Bill Fitts : Author of The Needed Killing Series

Needed to Be Killed Series

Authors attending:

Rene Denfeld, Marlin Barton, Georgia Ann Banks-Martin, Dean Bonner, Carolyn Breckenridge, John David Briley, Tanya Eavenson, Bill Fitts, Carolyn Haines, Trudier Harris (Summer Snow: Reflections from a Black Daughter of the South) , Nancy Dorman-Hickson, Wynora Freeman, Irene Latham, Carroll Dale Short, Earl Tilford (author Turning the Tide- The University of Alabama in the 60’s), Taylor Watson, Veronica Wynn-Pruitt, Kirby Howell, Debbie Herbert and James L. Noles, Jr.

INSIDE THE VAULTTaylor Watson brought Inside the Vault, a collaboration with the
University of Alabama featuring items and information from The Museum at the University where he works.

 

Jeremy Satcher

Jeremy Satcher brought his graphic novel series.

Doris Davenport is hosting an event called 100 Thousand Poets for Change on September 27, 2014 in Tuscaloosa, noon -4pm. If you would like to get involved, (poets, musicians, activists) contact her at ddavenport@stillman.edu 

 

 

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If you live in Tuscaloosa and want to meet other writers while honing your talent and getting inspired:

The Guild of Professional Writers for Children meets on the Second Saturday of each month from 10-12 noon at the Rotary Room at the Tuscaloosa Library.

The Tuscaloosa Christian Writers- Meet on the Last Tuesday of the Month in The Rotary Room at the Library at 6:30 PM.

Creative Life Planning


Creative Life Planning

I have always been a seminar junkie. Even in high school I would read every Zig or Robbins book I could get my hands on. In college I went to classes I wasn’t enrolled in. At Mississippi State where my husband was enrolled, I attended forestry tours, control burns.

I am now addicted to the world of cyber seminars. Every week in my email box, a new adventure somewhere that is going to help me “burst into my creative being” or “make those seventy figures”.

Last week for two weeks straight (I missed two of the ten live sessions) the Right Brain Business Plan created by Jennifer Lee and conducted from her home office took place in “my office”.

I was coached (ok me and about three hundred from Canada to Australia) by nearly a dozen experts who have found their niche in the “webinar world”.  My head was spinning each day as I attempted to apply their logic and creative “quirks”. Each had molded their thumbprints into something they could identify and sell to the world.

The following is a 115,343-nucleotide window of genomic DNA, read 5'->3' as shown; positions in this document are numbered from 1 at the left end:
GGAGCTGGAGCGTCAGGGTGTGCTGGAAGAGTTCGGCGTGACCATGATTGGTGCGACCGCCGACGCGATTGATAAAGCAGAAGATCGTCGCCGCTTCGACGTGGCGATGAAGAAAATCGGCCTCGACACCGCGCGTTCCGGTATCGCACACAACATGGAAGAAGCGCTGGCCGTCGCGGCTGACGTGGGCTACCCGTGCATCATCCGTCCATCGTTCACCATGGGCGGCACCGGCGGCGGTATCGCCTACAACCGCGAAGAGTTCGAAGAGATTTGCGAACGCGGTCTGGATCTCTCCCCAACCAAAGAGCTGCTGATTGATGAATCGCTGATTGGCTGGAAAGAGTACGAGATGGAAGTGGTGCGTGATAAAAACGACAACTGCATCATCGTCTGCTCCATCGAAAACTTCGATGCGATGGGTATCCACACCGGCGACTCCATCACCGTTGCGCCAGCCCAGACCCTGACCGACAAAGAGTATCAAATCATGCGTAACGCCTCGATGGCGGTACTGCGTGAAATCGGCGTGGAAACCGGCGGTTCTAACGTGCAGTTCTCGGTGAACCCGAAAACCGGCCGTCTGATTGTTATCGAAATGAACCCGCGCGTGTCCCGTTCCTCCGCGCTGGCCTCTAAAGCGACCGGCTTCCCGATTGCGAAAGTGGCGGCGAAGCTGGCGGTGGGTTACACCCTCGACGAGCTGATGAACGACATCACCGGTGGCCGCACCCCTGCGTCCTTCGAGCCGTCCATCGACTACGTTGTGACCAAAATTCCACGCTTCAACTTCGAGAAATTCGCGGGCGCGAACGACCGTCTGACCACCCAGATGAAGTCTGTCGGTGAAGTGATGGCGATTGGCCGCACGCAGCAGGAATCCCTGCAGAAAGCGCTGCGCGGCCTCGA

I am a creative, but I am also an ENTJ.

A planner, a long range thinker.

I can brainstorm an event like there is no tomorrow down to the color of the napkins, but the step by step? I need a few friends for that. Luckily (as I found as part of the committee for Bark in the Park) There is a way to make right brain thinking work! I threw out ideas…we formed a committee for that! Twelve to fifteen minds each week dreaming and planning then people stepping up to implement! Wow….right brain HEAVEN.

(May 17 is that event in Tuscaloosa, Alabama).

www.facebook.com/tuscaloosabarkinthepark

I even designed a website for the event~ A skill that came about when someone wanted to charge me $3000 to “build me a website”. Ok, mine is not perfect, but it has stretched me and brought me to another level of skills that are NOT worth $3000 in my opinion. At some point, you have to know how to input your writing anyway.

http://allisonadams3.wix.com/barkinthepark

After the two weeks of sessions. If you have any interest in going to the next level with your blogging, writing, artistic licensing, Jennifer Lee can show you the way. Her guest speakers shared great tips and personal stories~

Michael Port with Book Yourself Solid says in energy and zest “Be YOU!”

Nichole Piar of Ghost Kitten Fame inspired with illustrations from paper and home goods, making us all want to go back to stationery.

 Megan Auman, who is a master of Pinterest for artists,

Alicia Forest who offers business entrepreneur coaching says to make our “own million in art”…… “just get it out there”.

Cory Huff with the Abundant Artist talked about Tumblr for serious artists (as if we don’t have enough to figure out how to use- but he knows ART and I can bet if he says “the serious galleries are there”…THEY ARE).

Susan Miller, a southerner, shared her intuitive painting creativity coaching insight.  And those were only a few of the nuggets gathered.

(click their names to get to some of their infinite wisdom~ my head is still swimming as each week I get an email blast).

Kelly Rae Roberts, who has nothing to do with this particular event, I have followed for some time. She was one of the first to license her work. I even saw her printed canvases of her painted girls with side cocked heads and her abstracted birds in my hometown (then) of Birmingham a few years ago. On her blog I found that once she got big and licensed, she freaked. She stepped back from the loss of control of her work. The company owned rights to her work and pushed it out there. She is pushing back, on a smaller scale, doing exactly what it is she started out doing when she was “small” and “herself”.

Some are destined to make millions with their ideas, some are just plugging away at being creative in their own way.